Seeing the tents, strewn about with tiny children and a handful of possessions made me think, how could people live like this, and for how long?  Even if the Kurds were willing to tolerate these kinds of conditions until their turn came to leave the island, the Greek government wasn’t going to have it.  Food, which was being privately paid for by NGO’s, couldn’t be supplied forever.  The infrastructure of this makeshift camp, toilets, showers, living space, was being pushed to the limits.  Something was going to break in the situation.  Sure enough, something did.

    Politics and Cowardice

    Word came down that the Greek police demanded that people start leaving the makeshift camp and returning to Moria.  If the Kurds did not go of their own volition, the Greek police would come with tear gas and forcefully remove people.  As a passive measure, the Greeks reemphasized the rule that anyone who left the makeshift camp would not be allowed back in and would have to return to Moria.  The result was that the Kurdish inhabitants of this makeshift camp couldn’t leave to purchase essentials like food, baby formula, or diapers.  Even worse, families had to decide whether it was worth going to the hospital to take their sick children to be cared for and risk having to go back to the fights that happened in Moria each night.

    In one such case, a Kurdish man spoke up when I did my normal rounds of asking how everyone was doing.

    He was in his mid 20’s and his wife had just had their baby 10 days prior, which she held in her arms.  The baby had been running a fever for the past three days and had stopped eating.  Honestly, I know nothing about babies and knew nothing about how serious this situation was but the look in this guy’s eyes convinced me that the situation was serious.  He merely asked if I could ask that he and his family be allowed to return to the makeshift camp at the community center after the doctor’s visit, and that I drive him by the hospital on my way to work.  This involved the health of a child, so I couldn’t say no.  I was due for a nightshift of spotting that night so I wouldn’t be able to bring him back.  He didn’t mind, so I got him cleared by the team administering the camp, then we left.

    After arriving at the hospital, I stayed to translate between the young man, his wife, and the doctor (as best as I could) before leaving.  The thing that I remember most vividly about the interaction with the doctor was when she asked what was wrong with the baby.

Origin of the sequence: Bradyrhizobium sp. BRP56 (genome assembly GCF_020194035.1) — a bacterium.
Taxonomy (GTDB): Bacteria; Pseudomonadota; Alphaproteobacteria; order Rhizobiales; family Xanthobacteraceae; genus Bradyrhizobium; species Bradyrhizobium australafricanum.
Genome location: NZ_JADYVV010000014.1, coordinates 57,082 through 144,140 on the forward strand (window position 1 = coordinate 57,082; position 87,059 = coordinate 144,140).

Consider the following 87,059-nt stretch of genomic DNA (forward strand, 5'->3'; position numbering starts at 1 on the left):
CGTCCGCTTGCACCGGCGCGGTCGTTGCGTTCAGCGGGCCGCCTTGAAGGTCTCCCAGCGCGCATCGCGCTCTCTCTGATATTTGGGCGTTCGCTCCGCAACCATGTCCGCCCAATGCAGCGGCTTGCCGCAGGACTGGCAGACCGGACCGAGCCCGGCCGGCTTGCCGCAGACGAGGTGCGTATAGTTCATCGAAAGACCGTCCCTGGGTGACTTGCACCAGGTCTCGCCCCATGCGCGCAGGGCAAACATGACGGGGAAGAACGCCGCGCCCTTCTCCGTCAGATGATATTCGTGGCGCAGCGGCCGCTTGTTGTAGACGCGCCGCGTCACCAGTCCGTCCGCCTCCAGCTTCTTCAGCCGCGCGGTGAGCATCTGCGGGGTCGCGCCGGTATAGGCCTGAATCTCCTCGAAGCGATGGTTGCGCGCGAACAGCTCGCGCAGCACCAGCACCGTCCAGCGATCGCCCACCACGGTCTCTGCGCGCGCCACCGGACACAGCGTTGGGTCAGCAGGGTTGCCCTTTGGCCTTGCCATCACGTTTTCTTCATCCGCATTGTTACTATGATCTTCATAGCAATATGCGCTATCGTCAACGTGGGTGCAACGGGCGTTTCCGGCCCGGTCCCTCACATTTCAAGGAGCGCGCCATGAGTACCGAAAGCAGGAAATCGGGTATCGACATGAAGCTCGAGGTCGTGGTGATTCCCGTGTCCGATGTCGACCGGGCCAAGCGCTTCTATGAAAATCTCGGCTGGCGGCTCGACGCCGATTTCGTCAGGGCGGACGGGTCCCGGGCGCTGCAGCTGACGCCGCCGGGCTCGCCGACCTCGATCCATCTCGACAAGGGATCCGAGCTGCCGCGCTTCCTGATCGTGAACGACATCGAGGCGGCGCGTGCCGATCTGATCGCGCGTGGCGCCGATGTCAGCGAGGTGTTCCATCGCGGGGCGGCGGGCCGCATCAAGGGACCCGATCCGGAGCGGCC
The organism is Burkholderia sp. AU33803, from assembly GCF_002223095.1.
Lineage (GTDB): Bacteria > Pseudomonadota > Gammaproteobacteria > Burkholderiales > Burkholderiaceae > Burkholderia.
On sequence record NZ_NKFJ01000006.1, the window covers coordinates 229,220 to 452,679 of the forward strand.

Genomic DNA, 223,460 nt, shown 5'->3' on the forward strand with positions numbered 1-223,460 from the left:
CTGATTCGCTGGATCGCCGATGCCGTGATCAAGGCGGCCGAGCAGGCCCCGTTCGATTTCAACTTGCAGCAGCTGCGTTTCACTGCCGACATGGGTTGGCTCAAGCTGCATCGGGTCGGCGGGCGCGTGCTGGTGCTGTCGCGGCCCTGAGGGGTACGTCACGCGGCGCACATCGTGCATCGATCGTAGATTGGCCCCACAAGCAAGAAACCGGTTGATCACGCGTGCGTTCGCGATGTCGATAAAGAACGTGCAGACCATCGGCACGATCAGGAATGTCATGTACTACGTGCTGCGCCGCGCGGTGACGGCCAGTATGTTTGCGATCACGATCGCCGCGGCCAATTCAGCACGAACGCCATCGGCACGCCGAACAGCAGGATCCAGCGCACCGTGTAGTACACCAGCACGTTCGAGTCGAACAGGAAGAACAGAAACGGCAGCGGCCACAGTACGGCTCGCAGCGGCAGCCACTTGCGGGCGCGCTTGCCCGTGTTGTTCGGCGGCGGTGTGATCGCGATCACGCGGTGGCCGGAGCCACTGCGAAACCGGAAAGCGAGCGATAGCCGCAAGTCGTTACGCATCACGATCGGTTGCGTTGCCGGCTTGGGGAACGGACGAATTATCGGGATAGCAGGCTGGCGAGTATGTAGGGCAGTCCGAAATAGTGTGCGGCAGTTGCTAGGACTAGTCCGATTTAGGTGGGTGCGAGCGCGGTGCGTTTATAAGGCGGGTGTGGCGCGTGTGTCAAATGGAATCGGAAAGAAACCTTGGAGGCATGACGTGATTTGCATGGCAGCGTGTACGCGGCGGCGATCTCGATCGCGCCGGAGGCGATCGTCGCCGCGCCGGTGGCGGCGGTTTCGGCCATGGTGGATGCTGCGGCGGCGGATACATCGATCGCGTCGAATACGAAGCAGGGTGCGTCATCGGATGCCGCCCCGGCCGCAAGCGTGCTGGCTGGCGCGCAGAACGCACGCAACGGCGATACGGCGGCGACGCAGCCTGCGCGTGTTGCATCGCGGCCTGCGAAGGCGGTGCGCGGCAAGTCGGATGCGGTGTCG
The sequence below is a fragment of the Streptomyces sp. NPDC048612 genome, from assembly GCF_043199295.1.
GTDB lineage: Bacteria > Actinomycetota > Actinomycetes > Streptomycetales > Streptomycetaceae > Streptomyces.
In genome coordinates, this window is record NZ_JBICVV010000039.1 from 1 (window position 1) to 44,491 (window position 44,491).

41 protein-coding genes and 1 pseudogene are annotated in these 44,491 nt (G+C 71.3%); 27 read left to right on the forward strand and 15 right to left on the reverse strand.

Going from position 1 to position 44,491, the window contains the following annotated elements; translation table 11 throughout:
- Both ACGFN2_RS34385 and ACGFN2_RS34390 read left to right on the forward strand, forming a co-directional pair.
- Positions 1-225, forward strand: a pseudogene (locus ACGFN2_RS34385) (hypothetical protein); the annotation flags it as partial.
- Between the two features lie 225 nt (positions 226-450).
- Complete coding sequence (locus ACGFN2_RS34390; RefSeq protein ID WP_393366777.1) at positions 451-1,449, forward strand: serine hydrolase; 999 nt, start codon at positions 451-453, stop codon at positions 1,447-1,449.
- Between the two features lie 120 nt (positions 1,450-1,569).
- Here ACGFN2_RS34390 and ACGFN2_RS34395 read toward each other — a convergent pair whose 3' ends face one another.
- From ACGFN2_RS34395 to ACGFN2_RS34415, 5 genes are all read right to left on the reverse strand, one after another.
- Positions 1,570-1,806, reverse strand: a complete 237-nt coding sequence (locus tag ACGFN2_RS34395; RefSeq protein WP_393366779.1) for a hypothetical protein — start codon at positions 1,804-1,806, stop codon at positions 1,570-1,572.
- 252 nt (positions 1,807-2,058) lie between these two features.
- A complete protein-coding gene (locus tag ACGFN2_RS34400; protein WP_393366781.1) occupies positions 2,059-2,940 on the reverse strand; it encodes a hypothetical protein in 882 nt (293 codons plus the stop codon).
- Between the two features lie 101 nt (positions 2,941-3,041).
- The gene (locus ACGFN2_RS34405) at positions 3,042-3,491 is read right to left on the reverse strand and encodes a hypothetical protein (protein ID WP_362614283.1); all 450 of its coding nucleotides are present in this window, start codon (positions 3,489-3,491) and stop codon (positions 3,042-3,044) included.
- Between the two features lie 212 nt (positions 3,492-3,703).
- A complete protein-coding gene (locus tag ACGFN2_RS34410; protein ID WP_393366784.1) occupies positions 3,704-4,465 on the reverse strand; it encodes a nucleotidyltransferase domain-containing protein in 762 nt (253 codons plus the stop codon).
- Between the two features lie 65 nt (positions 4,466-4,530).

I translated, “the baby has had a fever for 3 days and stopped eating.”

    The Greek doctor put her pen down and replied, “I don’t believe him, he’s lying.  This baby is 10 days old. No one in their right mind would let a baby this small have a fever that long.”

    I sat and looked in disbelief wondering if she realized that the first day of the baby’s fever, they were walking the 8.4 kilometers to Mytilene get away from Moria Camp and the riots in the middle of the night.

    The young Kurdish man looked at me for a translation as he saw the expression on my face.  I just shook my head, no.  I couldn’t translate that.

    In that moment I realized two things:

    The first was that despite all of the stories we hear, images we see, and documentaries we watch, we will never know what it is like to be a refugee, or any victim that has suffered to that degree, so beware of how you judge others in daily life.  If you are dismissing someone as “inadequate”, I’d argue there is a strong chance you are not accurately perceiving the entire picture of their situation

    Second, I realized even more the politics on the island, between refugees, the Greek government, and NGOs, and how they were playing out. A young man being forced to choose between risking the health of a newborn and risking the safety of his young family as a means to coerce him into going back to one of the worst refugee camps in Europe is something I absolutely would not have expected to witness.  But, I did.

    The Ploy Continued…

    The next day, things got even worse.

    In the afternoon I received a message from a friend.  Our student, the one that helped with distributing food, was being kicked out of the makeshift camp.  There was a disagreement of some kind, he yelled about something, and a volunteer put him in a headlock.  They were in the process of kicking him out to go back to Moria.

    I rushed over.

    I arrived to find a half circle of Kurds clustered together with one of the leaders of a notorious NGO on the island.  I interrupted the meeting and asked for a private word, and she obliged.

    My intention was to ask for one more chance for this man, but given her words and demeanor, I could tell this would be an uphill battle, so I shot for the next best thing.

    “I understand where you’re coming from, so tell me, what do you need?”

    She needed him to leave, that’s it.  She didn’t want him there, in the makeshift camp, anymore.  Two other official camps were accepting people the night before, and those camps were much better than Moria.  She offered to pay one way cab fare to the hospital to get care for his son (another case of having to choose between the safety of not going back to Moria and a child’s health) and he could find his way to the other camp from there.